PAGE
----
How to Keep Showing Up and Creating Your Best Content

How many times has this happened to you? 

You get into a good groove planning out your social media posts monthly, then you forget to plan for one month, or you keep shoving the planning to the bottom of your to-do list, and suddenly, you’re creating posts the same day you want to post them.

It’s not a good feeling. It’s inefficient. And it prevents you from creating your best content. 

I’ve been in this place many times both with my own content and with content I create for clients. So I want to talk about how I avoid this situation and show that smug little blinking cursor who’s boss.

1. Figure out your core content.

Writer’s block is that “I don’t know what to write” feeling. But paradoxically, the feeling of not knowing what to write actually comes from being overwhelmed by the sheer volume of content you could write. What helps here is creating some guardrails around your core content.

Ask yourself some questions:

  • What are the biggest challenges my clients face?
  • Where does my audience need more education?
  • What unique opinions or die-in-a-ditch beliefs do I have?

The intersection within the Venn diagram you create by answering these questions is your core content. You may even want to create separate Venn diagrams for each of your products or services. 

For example, one of the challenges my LinkedIn content marketing clients face is getting distracted by vanity metrics (e.g., post views) on LinkedIn. They also need more education about the LinkedIn algorithm. And my die-in-a-ditch belief is that we need to set our own goals for LinkedIn, figure out what metrics to watch, and ignore the rest. 

Now it’s clear that my core content is about including the metrics that work for you within your LinkedIn content strategy. I can dig into the why and the how and offer success stories around this one topic, giving me an endless buffet of content ideas.

This is only one branch of my content tree, though. I can do the same exercise for ghostwriting, ghostblogging, and developmental editing. From here, I create blog articles around my core content and repurpose these for social media posts. I also follow a similar system for my clients.

2. Make planning your content a top priority.

When you are successful, it’s inevitable that you find yourself with weeks where you’re not exactly sure how you will be able to do all the things. And, let’s face it, pushing planning down the list can be an easy way to buy yourself some time. I am one of the biggest culprits here — always rationalizing my refusal to plan by proclaiming that I’m “just not a planner.”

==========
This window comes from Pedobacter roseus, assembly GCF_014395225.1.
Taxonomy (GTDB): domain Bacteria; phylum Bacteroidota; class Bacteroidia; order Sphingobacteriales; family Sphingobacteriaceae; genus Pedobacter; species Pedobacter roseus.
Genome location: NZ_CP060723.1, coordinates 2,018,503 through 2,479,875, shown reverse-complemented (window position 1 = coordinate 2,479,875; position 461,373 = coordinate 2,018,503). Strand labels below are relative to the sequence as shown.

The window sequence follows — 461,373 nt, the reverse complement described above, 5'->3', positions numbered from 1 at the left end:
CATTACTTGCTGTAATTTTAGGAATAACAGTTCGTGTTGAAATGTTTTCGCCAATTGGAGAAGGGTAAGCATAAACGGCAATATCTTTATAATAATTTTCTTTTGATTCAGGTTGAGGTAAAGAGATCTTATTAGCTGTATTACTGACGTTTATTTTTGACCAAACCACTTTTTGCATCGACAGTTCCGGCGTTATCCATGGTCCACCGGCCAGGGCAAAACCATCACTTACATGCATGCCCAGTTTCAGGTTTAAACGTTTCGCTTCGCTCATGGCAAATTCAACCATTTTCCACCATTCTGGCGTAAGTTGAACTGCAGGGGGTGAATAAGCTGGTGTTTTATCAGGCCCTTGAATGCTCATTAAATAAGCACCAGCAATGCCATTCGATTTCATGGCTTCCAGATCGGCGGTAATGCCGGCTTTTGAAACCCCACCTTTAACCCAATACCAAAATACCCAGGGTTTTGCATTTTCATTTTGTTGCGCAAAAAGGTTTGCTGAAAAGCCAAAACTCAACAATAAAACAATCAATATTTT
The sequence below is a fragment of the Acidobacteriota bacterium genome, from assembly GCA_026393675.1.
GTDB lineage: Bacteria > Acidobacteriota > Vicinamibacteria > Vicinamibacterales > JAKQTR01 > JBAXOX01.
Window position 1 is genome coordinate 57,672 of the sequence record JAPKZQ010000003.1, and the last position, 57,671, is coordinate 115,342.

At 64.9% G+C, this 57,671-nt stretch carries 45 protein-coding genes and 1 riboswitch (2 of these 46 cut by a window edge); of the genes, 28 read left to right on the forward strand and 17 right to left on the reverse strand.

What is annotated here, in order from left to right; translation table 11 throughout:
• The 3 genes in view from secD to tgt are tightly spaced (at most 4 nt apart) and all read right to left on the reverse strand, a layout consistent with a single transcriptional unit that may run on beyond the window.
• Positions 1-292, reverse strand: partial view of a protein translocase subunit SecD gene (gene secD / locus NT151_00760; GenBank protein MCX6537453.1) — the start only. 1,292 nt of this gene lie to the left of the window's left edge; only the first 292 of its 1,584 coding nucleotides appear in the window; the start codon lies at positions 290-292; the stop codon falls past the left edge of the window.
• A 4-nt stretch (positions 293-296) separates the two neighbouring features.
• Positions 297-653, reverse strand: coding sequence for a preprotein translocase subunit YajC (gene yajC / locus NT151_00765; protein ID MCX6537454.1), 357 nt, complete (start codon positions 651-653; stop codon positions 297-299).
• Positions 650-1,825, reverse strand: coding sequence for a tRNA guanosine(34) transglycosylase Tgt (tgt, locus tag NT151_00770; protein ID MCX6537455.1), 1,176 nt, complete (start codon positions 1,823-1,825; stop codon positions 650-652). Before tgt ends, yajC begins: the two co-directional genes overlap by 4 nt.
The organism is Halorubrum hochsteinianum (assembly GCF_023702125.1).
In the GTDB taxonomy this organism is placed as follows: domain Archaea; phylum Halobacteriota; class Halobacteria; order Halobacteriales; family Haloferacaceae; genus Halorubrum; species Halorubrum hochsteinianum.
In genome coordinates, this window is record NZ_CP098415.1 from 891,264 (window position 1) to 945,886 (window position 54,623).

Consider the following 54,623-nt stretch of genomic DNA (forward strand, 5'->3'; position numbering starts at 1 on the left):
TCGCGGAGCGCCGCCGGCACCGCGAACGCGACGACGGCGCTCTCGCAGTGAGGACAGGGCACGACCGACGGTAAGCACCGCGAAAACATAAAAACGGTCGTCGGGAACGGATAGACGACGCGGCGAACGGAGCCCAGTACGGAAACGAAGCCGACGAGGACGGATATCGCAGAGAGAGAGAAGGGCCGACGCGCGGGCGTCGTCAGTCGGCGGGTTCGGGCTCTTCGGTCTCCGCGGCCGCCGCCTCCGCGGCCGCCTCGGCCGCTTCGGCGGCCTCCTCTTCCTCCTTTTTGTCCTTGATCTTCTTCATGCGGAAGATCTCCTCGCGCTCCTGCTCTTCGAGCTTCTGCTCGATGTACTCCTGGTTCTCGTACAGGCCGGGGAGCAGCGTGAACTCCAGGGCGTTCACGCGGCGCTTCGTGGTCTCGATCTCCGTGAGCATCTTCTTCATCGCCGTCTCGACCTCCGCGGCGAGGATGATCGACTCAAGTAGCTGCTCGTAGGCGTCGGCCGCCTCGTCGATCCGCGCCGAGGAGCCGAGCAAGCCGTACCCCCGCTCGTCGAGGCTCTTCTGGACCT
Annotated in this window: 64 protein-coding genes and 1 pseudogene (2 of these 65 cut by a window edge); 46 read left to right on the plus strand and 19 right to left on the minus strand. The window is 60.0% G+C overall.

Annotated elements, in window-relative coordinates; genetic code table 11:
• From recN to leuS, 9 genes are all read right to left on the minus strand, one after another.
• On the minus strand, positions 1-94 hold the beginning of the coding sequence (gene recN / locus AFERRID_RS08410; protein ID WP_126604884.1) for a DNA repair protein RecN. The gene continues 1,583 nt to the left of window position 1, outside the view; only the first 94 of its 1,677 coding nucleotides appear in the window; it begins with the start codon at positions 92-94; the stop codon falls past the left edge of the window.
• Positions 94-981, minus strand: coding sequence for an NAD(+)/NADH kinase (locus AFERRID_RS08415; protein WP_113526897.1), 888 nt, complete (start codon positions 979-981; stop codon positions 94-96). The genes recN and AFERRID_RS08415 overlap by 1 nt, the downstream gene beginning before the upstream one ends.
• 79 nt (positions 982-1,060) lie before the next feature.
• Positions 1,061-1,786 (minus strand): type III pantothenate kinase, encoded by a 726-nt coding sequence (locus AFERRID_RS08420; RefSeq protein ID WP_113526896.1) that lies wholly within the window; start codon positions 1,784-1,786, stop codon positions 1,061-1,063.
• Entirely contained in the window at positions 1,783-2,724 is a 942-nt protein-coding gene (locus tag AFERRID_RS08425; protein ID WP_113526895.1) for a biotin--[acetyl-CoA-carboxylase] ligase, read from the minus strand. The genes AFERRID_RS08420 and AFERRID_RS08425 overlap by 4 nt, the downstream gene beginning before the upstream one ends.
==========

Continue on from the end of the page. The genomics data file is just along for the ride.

But at the beginning of the year, I dug into that claim and discovered a hard truth about myself: I was letting myself off the hook about planning.

Sure, maybe some people enjoy planning more than I do, but that I don’t enjoy planning doesn’t mean that I’m not capable of doing it or that I should get a free pass. Once I realized this, I asked myself what would happen if I made planning a top priority.

I discovered that while it’s hard to plan in the moment, since the gratification is not immediate, it feels so good to know that I’ve thought ahead, especially during those weeks when I’m not sure how I will get everything done. Not having the pressure of planning on top of the doing is such a relief. 

So once you’ve figured out your core content, plug those topics into your monthly content calendar and then try to work a week or two in advance. Your future self with thank you!

3. If you need a breather, take it.

When I first started using LinkedIn, I had only one goal: I would post every Monday-Friday. I maintained this level of posting consistency for a couple of years (with the exception of the few weeks when I was on vacation). This is a good way to build momentum on any platform, but the challenge is that routines like this can take over and suck all of the joy out of social media.

Yes, I want you to have a consistent posting schedule on LinkedIn, but I also want you to have fun because you’ll create better content, and more importantly, you’ll develop a healthy relationship with content marketing that gives you longevity. So if consistency means posting only three days per week or revisiting your strategy every few months to make sure it still resonates with you and your goals, then give yourself permission to feel your way into what works for you.

It’s always valid to ask about the return on your investment. Using social media for your business is an investment of time and you have to pause to ask yourself whether it’s a smart investment. If you need a breather, take it. 

Yes, your metrics will take a hit and that should be part of your calculation. But I’m all for experimenting and sometimes we need time away to miss the things that once lit us up. Remember, the goal is to create the best content. So it’s always okay to ask, “what do I need to be my most creative?” Sometimes the answer is that I need a break.

These three tips certainly aren’t the only way to keep showing up and creating your best content. But when you know your core content, make planning content a top priority, and listen when your gut tells you it’s time to change gears, you’ll be in a better position to figure out what you need.

And if you want to brainstorm about your content marketing on or off of LinkedIn, I love a good brainstorming session! Contact me and let’s find some time to chat.   

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